- In the north, a greater emphasis was placed on common life and Christianity. Northern Renaissance Throughout Europe, wars of religion broke out between regions with differing religions. However, sometimes religion was merely cover for ulterior motives such as the Catholic Spain's war with the Netherlands. The Netherlands were actually a great source of wealth for the Spanish Empire, that the crown wanted to keep. Wars of Religion tore parts of Europe apart. Wars of Religion The Age of Exploration established permanent links between the "Old World" and the "New World," permanently altering the course of history. The Age of Exploration Mercantilism was the economic theory that wealth was finite, so each nation must acquire as much as possible and achieve a favorable trade balance. Mercantilism was partially a result of the Little Ice Age shifting the economy away from agriculture. Mercantilism also encouraged nations to establish colonies for resources and a market for goods. Mercantilism Spain and Portugal were early leaders in the race to explore the New World. The Spanish explored the west while the Portuguese explored the east. However, disputes between the two countries led to the intervention of the Pope. The Treaty of Tordesillas divided the New World giving Spain the west (except for Brazil) and Portugal the east. The two countries proceeded to established colonies and trade. Spain and Portugal Although Spain and Portugal were the early leaders of exploration, France, England, and the Netherlands made their presences known. The countries established trading posts and colonies often superseding the Spanish and Portuguese as a regions dominate power. The establishment of colonies and trading posts would change regions' economy. culture, and future. France, England, and the Netherlands The scientific revolution led to an increased emphasis on skepticism and scientific thought. One of the key results was new technology like the magnetic compass which aided explorations. Scientific Revolution The Thirty Years War was arguably the last of the wars of religion and it led to the decline of the Holy Roman Empire. Thirty Years' War Spain lost much of its prestige after the defeat of the Spanish Armada. Its humiliating defeat at the hands of the English increase the power of the English and set the stage for the creation of a global empire that would affect much of world history. Defeat of the Spanish Armada The constant travel and trade between Europe, Africa, and the Americas led the the exchange of food products, animals, diseases, ideas, technology, and other products that would permanently alter the course of history. Columbian Exchange -As a result of the greed, corruption, instability of the Catholic Church, and reform suggestions by humanist like Erasmus led to the Protestant Reformation -Luther abolished all of the sacraments except for the Lord's supper and Baptism, allowed ministers to marry, banned the sale of indulgences and papal authority, and disbanded the church hierarchy.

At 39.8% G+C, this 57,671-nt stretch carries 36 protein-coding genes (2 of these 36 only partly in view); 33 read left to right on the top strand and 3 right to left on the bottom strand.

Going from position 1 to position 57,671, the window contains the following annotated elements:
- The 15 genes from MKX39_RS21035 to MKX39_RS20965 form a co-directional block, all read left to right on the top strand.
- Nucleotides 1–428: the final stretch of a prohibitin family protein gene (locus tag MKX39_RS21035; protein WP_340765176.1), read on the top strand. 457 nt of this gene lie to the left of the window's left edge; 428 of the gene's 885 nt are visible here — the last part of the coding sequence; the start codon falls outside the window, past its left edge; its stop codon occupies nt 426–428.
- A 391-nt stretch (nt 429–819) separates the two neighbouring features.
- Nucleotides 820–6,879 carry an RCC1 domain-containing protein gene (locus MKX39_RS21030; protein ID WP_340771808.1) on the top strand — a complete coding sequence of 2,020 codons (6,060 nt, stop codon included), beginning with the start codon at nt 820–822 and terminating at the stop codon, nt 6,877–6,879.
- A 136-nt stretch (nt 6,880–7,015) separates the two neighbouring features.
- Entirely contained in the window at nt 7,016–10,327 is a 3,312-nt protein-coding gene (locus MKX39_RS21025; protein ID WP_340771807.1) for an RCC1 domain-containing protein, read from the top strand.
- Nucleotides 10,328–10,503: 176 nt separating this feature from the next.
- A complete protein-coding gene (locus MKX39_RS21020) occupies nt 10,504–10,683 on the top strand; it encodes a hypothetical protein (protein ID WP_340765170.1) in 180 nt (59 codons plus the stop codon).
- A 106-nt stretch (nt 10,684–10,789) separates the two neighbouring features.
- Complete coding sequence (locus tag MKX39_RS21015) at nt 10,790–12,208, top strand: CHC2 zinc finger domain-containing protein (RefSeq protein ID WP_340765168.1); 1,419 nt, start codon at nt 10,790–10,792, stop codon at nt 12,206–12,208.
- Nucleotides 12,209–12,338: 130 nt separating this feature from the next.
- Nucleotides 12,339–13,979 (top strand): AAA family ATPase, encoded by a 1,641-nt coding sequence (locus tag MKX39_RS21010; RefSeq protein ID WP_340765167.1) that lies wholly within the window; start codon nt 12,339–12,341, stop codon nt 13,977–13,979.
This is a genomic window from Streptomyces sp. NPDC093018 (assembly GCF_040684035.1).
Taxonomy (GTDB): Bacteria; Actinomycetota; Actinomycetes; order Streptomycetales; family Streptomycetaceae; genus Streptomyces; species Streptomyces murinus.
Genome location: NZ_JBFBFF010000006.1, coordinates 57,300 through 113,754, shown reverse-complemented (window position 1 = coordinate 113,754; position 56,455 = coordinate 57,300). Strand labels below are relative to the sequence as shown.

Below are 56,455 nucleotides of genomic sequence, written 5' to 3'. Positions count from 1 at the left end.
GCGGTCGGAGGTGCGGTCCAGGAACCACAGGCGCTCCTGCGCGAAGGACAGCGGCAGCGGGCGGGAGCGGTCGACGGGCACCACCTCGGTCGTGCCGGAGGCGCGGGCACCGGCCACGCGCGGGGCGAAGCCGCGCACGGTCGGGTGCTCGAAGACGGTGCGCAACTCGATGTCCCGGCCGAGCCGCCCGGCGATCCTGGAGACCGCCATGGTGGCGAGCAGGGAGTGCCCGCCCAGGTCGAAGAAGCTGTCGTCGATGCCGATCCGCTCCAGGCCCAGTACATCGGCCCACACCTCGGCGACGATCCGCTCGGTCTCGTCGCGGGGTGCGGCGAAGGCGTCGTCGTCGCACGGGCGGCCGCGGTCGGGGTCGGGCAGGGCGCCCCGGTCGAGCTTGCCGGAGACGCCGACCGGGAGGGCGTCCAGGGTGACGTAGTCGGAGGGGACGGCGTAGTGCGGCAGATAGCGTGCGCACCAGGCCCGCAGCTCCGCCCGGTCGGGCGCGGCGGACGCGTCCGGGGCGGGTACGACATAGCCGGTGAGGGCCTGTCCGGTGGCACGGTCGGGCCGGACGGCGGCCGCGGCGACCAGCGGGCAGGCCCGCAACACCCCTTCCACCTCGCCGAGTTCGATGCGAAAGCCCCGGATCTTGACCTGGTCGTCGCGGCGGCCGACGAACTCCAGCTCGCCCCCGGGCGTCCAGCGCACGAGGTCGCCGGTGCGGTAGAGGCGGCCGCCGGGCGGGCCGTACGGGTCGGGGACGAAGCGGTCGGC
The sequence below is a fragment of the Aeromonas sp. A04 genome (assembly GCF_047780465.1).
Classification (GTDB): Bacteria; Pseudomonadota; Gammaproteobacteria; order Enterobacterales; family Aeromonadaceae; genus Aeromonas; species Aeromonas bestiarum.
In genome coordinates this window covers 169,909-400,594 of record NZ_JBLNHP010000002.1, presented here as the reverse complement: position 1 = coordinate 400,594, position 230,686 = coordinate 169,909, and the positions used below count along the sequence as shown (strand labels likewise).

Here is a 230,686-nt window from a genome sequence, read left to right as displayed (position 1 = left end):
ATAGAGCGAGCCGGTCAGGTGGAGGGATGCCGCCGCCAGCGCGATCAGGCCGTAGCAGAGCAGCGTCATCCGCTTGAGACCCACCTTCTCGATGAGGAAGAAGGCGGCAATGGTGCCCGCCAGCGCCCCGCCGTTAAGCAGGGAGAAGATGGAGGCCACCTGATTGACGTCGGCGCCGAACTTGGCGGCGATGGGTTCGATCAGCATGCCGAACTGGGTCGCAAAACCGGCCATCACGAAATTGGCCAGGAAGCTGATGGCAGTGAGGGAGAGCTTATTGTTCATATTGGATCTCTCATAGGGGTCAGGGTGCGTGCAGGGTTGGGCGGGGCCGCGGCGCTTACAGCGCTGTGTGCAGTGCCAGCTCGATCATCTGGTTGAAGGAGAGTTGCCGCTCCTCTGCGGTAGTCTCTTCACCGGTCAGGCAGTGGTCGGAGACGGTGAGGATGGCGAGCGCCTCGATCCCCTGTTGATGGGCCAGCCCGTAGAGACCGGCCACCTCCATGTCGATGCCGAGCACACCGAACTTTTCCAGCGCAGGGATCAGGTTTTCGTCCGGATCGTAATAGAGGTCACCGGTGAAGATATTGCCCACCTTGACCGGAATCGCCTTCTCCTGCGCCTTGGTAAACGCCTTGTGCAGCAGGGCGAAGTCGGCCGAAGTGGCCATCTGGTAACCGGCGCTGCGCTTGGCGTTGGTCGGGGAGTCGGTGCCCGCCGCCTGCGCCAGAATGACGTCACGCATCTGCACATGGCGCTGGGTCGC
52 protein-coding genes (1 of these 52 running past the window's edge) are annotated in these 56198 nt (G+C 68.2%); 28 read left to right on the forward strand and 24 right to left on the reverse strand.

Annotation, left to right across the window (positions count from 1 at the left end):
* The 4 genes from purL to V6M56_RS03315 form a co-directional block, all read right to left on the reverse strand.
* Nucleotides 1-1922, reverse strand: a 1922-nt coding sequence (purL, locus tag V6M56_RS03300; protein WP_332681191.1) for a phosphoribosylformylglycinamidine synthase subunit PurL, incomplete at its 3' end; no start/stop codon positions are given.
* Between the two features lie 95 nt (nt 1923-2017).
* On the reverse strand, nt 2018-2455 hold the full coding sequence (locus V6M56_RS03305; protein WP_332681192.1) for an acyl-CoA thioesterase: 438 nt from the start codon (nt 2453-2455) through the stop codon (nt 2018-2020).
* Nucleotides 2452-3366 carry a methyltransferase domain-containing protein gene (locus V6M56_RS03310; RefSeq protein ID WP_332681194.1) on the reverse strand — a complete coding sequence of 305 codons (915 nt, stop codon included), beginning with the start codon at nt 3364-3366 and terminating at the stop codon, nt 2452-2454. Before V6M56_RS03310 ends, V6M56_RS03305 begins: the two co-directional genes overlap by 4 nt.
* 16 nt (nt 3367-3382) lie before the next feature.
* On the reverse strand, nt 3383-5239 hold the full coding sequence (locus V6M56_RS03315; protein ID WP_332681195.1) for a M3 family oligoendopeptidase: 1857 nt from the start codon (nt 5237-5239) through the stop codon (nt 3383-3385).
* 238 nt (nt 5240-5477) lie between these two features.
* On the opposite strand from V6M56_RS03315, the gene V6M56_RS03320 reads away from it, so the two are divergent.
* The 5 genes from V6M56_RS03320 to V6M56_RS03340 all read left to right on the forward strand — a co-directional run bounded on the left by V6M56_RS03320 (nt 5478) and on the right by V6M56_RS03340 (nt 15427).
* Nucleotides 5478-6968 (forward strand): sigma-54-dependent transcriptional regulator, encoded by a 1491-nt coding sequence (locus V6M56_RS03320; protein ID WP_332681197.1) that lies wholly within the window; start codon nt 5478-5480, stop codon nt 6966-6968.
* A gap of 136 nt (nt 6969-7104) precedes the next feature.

-Luther believed in salvation on faith alone and that the Bible is the sole source of authority.
-Luther outlined his belief in his Ninety-five Theses. Lutheranism Continued The Peace of Augsburg officially recognized Lutheranism (it was no longer deemed heresy), and it maintained a degree of order within the Holy Roman Empire by allowing the Prince of each state to choose either Catholicism or Lutheranism as his state religion. Peace of Augsburg